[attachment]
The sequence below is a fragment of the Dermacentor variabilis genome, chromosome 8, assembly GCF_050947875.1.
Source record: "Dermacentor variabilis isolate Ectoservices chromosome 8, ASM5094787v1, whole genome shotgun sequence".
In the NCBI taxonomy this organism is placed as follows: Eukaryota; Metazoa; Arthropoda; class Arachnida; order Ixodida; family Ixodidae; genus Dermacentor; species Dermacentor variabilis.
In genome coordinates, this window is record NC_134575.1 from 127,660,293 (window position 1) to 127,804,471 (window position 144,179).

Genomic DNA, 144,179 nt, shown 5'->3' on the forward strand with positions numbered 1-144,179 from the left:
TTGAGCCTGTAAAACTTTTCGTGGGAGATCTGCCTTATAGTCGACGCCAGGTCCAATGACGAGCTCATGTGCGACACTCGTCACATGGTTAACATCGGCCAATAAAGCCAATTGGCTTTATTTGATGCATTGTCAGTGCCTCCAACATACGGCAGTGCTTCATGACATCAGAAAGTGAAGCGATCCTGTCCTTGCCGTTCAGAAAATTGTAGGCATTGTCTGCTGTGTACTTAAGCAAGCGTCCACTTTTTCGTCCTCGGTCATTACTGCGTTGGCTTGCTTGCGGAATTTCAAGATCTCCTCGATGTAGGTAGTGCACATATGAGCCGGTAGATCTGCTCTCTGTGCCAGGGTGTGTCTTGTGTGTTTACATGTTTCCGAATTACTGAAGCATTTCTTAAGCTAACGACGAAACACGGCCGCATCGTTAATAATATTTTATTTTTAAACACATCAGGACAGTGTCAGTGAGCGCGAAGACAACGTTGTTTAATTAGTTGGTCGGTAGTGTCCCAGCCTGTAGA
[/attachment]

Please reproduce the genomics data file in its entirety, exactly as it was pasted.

The sequence below is a fragment of the Dermacentor variabilis genome, chromosome 8, assembly GCF_050947875.1.
Source record: "Dermacentor variabilis isolate Ectoservices chromosome 8, ASM5094787v1, whole genome shotgun sequence".
In the NCBI taxonomy this organism is placed as follows: Eukaryota; Metazoa; Arthropoda; class Arachnida; order Ixodida; family Ixodidae; genus Dermacentor; species Dermacentor variabilis.
In genome coordinates, this window is record NC_134575.1 from 127,660,293 (window position 1) to 127,804,471 (window position 144,179).

Genomic DNA, 144,179 nt, shown 5'->3' on the forward strand with positions numbered 1-144,179 from the left:
TTGAGCCTGTAAAACTTTTCGTGGGAGATCTGCCTTATAGTCGACGCCAGGTCCAATGACGAGCTCATGTGCGACACTCGTCACATGGTTAACATCGGCCAATAAAGCCAATTGGCTTTATTTGATGCATTGTCAGTGCCTCCAACATACGGCAGTGCTTCATGACATCAGAAAGTGAAGCGATCCTGTCCTTGCCGTTCAGAAAATTGTAGGCATTGTCTGCTGTGTACTTAAGCAAGCGTCCACTTTTTCGTCCTCGGTCATTACTGCGTTGGCTTGCTTGCGGAATTTCAAGATCTCCTCGATGTAGGTAGTGCACATATGAGCCGGTAGATCTGCTCTCTGTGCCAGGGTGTGTCTTGTGTGTTTACATGTTTCCGAATTACTGAAGCATTTCTTAAGCTAACGACGAAACACGGCCGCATCGTTAATAATATTTTATTTTTAAACACATCAGGACAGTGTCAGTGAGCGCGAAGACAACGTTGTTTAATTAGTTGGTCGGTAGTGTCCCAGCCTGTAGA